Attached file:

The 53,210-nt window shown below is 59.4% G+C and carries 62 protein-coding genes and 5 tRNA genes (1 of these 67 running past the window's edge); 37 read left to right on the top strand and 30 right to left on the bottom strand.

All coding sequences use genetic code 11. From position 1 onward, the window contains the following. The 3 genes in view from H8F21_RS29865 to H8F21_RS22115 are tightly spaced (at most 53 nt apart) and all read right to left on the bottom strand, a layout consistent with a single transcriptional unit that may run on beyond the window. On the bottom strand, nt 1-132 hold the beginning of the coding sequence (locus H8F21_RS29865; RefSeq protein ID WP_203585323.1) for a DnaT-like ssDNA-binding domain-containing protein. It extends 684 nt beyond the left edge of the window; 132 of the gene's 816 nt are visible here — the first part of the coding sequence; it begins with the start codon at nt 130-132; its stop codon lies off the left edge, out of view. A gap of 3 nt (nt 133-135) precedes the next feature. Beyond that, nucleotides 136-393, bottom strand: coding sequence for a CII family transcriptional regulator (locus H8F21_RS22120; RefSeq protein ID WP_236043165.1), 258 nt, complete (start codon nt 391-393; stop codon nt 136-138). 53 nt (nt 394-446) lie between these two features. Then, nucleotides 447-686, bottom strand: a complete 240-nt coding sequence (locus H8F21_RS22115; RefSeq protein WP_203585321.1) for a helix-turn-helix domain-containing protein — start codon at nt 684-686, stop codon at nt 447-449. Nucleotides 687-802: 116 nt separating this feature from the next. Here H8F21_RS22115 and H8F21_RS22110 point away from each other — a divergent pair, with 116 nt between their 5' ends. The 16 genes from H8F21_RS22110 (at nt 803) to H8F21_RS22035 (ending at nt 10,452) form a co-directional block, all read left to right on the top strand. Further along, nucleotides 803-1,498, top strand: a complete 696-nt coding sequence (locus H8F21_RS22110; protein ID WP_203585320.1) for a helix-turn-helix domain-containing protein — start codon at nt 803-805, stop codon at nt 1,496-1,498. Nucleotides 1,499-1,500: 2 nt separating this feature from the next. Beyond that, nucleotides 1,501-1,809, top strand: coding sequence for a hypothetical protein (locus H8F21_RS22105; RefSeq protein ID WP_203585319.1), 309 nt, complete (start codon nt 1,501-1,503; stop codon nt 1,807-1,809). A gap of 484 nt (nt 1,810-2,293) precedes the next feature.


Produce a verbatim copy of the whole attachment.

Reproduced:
The 53,210-nt window shown below is 59.4% G+C and carries 62 protein-coding genes and 5 tRNA genes (1 of these 67 running past the window's edge); 37 read left to right on the top strand and 30 right to left on the bottom strand.

All coding sequences use genetic code 11. From position 1 onward, the window contains the following. The 3 genes in view from H8F21_RS29865 to H8F21_RS22115 are tightly spaced (at most 53 nt apart) and all read right to left on the bottom strand, a layout consistent with a single transcriptional unit that may run on beyond the window. On the bottom strand, nt 1-132 hold the beginning of the coding sequence (locus H8F21_RS29865; RefSeq protein ID WP_203585323.1) for a DnaT-like ssDNA-binding domain-containing protein. It extends 684 nt beyond the left edge of the window; 132 of the gene's 816 nt are visible here — the first part of the coding sequence; it begins with the start codon at nt 130-132; its stop codon lies off the left edge, out of view. A gap of 3 nt (nt 133-135) precedes the next feature. Beyond that, nucleotides 136-393, bottom strand: coding sequence for a CII family transcriptional regulator (locus H8F21_RS22120; RefSeq protein ID WP_236043165.1), 258 nt, complete (start codon nt 391-393; stop codon nt 136-138). 53 nt (nt 394-446) lie between these two features. Then, nucleotides 447-686, bottom strand: a complete 240-nt coding sequence (locus H8F21_RS22115; RefSeq protein WP_203585321.1) for a helix-turn-helix domain-containing protein — start codon at nt 684-686, stop codon at nt 447-449. Nucleotides 687-802: 116 nt separating this feature from the next. Here H8F21_RS22115 and H8F21_RS22110 point away from each other — a divergent pair, with 116 nt between their 5' ends. The 16 genes from H8F21_RS22110 (at nt 803) to H8F21_RS22035 (ending at nt 10,452) form a co-directional block, all read left to right on the top strand. Further along, nucleotides 803-1,498, top strand: a complete 696-nt coding sequence (locus H8F21_RS22110; protein ID WP_203585320.1) for a helix-turn-helix domain-containing protein — start codon at nt 803-805, stop codon at nt 1,496-1,498. Nucleotides 1,499-1,500: 2 nt separating this feature from the next. Beyond that, nucleotides 1,501-1,809, top strand: coding sequence for a hypothetical protein (locus H8F21_RS22105; RefSeq protein ID WP_203585319.1), 309 nt, complete (start codon nt 1,501-1,503; stop codon nt 1,807-1,809). A gap of 484 nt (nt 1,810-2,293) precedes the next feature.